Pathological examination should be performed for differentiated diseases, including neoplastic lesions such as meningioma and chordoma. We report a case in which a lateral approach to the upper cervical spine in addition to posterior fusion was used because of the large size of the retro-odontoid pseudotumor. Magnetic resonance imaging (MRI) performed 5 months after the operation showed that the pseudotumor had completely disappeared. Illustrative Case History and Examination A 77-year-old man experienced neck pain and headache for 1 month and consulted his

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Orthostatic hypotension after cervicomedullary junction surgery: illustrative case

Kasper S. Jacobsen, Rico F. Schou, Frantz R. Poulsen, and Christian B. Pedersen

(amlodipine 5 mg daily) for hypertension. Twenty-three years before referral, the patient had undergone surgery for hemangioblastoma in the posterior fossa, and postoperatively he received a ventriculoperitoneal shunt. Three years before referral, the patient had undergone tumor surgery for a hemangioblastoma at the thoracolumbar junction of the spinal canal, and 1 year before referral, the patient had undergone craniotomy in the left temporal region for the removal of a World Health Organization grade I meningioma. After admission, magnetic resonance imaging (MRI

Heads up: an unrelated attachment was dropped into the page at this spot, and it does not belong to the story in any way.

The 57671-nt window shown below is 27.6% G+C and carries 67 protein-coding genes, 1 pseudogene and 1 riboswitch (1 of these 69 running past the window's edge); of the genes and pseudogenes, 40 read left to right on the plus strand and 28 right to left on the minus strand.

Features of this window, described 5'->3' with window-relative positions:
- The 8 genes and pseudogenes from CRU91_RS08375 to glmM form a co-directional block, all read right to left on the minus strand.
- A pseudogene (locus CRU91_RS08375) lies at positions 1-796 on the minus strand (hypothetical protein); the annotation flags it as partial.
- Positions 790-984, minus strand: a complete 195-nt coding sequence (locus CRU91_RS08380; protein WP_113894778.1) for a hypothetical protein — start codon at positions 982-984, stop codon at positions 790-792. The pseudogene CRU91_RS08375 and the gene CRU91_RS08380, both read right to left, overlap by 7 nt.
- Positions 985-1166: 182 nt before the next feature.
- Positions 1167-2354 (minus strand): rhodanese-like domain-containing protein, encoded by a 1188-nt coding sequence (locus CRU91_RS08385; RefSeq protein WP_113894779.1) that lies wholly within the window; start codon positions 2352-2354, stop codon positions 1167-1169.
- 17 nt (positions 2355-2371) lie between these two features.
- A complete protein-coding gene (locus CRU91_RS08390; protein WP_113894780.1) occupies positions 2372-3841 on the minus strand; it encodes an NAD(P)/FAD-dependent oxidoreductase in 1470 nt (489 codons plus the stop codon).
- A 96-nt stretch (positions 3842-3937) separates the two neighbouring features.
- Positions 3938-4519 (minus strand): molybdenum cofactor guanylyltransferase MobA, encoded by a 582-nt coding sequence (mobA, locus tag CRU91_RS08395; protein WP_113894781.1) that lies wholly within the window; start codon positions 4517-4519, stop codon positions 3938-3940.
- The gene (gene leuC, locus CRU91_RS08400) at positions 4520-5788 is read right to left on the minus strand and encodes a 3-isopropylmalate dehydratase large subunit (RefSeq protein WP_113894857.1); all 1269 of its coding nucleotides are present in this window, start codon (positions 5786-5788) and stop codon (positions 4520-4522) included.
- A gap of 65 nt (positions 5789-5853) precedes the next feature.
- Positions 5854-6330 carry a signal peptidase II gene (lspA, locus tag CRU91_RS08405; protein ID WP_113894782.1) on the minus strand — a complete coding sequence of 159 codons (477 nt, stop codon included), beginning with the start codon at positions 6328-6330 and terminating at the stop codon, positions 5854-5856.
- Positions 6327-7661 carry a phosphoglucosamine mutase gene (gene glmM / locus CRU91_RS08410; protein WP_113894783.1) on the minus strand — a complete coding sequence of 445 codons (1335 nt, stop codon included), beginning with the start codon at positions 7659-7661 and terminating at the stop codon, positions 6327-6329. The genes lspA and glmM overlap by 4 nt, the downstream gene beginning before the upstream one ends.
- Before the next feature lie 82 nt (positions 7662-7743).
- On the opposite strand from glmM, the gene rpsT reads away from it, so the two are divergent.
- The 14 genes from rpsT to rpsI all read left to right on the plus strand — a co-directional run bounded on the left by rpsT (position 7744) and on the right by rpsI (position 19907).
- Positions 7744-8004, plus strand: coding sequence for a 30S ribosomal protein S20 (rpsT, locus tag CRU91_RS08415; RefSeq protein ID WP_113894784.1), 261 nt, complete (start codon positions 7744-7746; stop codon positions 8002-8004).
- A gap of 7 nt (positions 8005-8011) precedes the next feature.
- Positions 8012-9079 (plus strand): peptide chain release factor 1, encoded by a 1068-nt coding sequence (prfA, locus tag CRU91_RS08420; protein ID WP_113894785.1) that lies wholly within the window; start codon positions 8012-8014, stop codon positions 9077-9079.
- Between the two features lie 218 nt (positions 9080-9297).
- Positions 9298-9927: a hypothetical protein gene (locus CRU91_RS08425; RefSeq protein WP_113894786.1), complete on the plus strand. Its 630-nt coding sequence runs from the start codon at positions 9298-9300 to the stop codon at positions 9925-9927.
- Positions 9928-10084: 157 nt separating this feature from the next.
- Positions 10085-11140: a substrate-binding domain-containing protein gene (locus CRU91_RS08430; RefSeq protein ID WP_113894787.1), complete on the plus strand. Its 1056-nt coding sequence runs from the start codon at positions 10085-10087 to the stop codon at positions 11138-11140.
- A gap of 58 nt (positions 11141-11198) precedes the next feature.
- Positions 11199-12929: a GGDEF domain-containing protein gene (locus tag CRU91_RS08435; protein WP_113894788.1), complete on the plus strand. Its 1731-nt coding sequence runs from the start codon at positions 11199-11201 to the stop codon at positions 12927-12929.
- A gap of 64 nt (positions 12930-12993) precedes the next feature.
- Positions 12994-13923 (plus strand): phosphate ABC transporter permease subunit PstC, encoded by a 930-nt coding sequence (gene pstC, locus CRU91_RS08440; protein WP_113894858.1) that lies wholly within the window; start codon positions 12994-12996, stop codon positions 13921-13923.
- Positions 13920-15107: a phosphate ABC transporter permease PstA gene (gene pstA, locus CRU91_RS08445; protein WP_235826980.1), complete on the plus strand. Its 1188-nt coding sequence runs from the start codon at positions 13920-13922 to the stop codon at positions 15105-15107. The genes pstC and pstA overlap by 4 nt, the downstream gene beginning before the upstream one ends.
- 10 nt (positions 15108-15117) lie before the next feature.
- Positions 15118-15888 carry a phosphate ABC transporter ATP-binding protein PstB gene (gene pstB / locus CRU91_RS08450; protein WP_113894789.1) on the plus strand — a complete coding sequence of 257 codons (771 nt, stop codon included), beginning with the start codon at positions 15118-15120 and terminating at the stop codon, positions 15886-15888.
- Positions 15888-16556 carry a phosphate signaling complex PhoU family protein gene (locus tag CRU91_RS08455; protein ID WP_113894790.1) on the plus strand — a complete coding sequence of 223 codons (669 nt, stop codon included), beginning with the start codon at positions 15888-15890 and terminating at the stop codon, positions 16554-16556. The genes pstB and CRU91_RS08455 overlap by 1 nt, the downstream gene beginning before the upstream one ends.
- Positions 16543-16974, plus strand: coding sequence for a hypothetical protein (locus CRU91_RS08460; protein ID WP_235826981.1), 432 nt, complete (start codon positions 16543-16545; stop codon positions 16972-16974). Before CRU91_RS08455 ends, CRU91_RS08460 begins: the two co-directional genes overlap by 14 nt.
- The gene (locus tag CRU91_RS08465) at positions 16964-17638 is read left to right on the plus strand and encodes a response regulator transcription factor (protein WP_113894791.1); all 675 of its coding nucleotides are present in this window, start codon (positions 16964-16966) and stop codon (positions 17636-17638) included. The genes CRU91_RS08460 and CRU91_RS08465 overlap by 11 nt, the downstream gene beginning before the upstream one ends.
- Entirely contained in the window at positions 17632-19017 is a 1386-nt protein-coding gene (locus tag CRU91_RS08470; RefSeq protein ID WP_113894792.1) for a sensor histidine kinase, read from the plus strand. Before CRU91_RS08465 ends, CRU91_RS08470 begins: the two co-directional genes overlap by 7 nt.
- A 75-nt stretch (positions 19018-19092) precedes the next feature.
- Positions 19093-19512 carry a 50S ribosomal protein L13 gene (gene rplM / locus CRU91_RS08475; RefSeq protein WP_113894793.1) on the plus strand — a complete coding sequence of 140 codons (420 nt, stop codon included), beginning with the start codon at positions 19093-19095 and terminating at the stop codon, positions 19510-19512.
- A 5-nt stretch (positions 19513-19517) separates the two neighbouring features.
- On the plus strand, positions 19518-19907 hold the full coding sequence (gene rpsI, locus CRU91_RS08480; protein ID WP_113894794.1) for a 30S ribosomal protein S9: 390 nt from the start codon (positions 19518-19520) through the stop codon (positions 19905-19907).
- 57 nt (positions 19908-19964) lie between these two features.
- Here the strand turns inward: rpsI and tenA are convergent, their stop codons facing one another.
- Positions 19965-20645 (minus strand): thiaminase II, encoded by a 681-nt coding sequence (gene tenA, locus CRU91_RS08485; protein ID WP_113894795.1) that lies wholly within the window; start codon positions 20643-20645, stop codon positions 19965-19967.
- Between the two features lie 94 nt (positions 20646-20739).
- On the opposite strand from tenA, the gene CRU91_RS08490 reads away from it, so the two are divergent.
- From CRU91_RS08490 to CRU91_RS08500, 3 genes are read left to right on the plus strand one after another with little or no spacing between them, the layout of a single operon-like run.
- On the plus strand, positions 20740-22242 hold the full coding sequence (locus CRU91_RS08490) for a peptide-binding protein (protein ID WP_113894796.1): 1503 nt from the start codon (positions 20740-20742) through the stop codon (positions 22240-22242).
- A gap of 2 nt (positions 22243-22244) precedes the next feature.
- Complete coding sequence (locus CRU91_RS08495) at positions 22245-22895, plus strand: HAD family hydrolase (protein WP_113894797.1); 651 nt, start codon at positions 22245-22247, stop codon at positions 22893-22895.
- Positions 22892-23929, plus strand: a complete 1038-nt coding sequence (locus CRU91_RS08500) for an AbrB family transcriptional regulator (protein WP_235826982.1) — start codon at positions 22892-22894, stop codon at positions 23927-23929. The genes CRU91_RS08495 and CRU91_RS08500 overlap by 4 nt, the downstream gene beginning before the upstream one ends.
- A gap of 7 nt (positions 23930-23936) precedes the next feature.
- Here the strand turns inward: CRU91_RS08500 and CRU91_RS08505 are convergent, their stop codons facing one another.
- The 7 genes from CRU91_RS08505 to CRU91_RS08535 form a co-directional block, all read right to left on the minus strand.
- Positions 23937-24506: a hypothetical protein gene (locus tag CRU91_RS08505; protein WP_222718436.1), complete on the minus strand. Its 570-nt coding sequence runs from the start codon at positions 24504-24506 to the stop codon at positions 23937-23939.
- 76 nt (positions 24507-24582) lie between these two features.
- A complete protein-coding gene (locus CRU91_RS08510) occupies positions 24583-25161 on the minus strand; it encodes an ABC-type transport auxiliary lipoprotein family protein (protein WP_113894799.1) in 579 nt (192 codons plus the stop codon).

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A pure extradural hemangioblastoma mimicking a dumbbell nerve sheath tumor in cervical spine: illustrative case

José Piquer-Belloch, Ruben Rodríguez-Mena, José Luis Llácer-Ortega, Pedro Riesgo-Suárez, Vicente Rovira-Lillo, Alain Flor-Goikoetxea Gamo, Antonio Cremades-Mira, and Eva Llopis-San Juan

far. 5–8 Furthermore, there have been two cases of both intra and extradural dumbbell-shaped lesions found in the literature, 1 , 11 but this is the first description of a complete extradural dumbbell-shaped cervical HB. Consequently, the differential diagnosis of dumbbell-shaped cervical tumors presenting with intervertebral foramen enlargement should include schwannoma, meningioma, ependymoma, or metastasis but also nerve root HB with possible intradural extension. Most of the lesions will show low or iso-SI on T1Wis and high SI on T2Wis, with homogeneous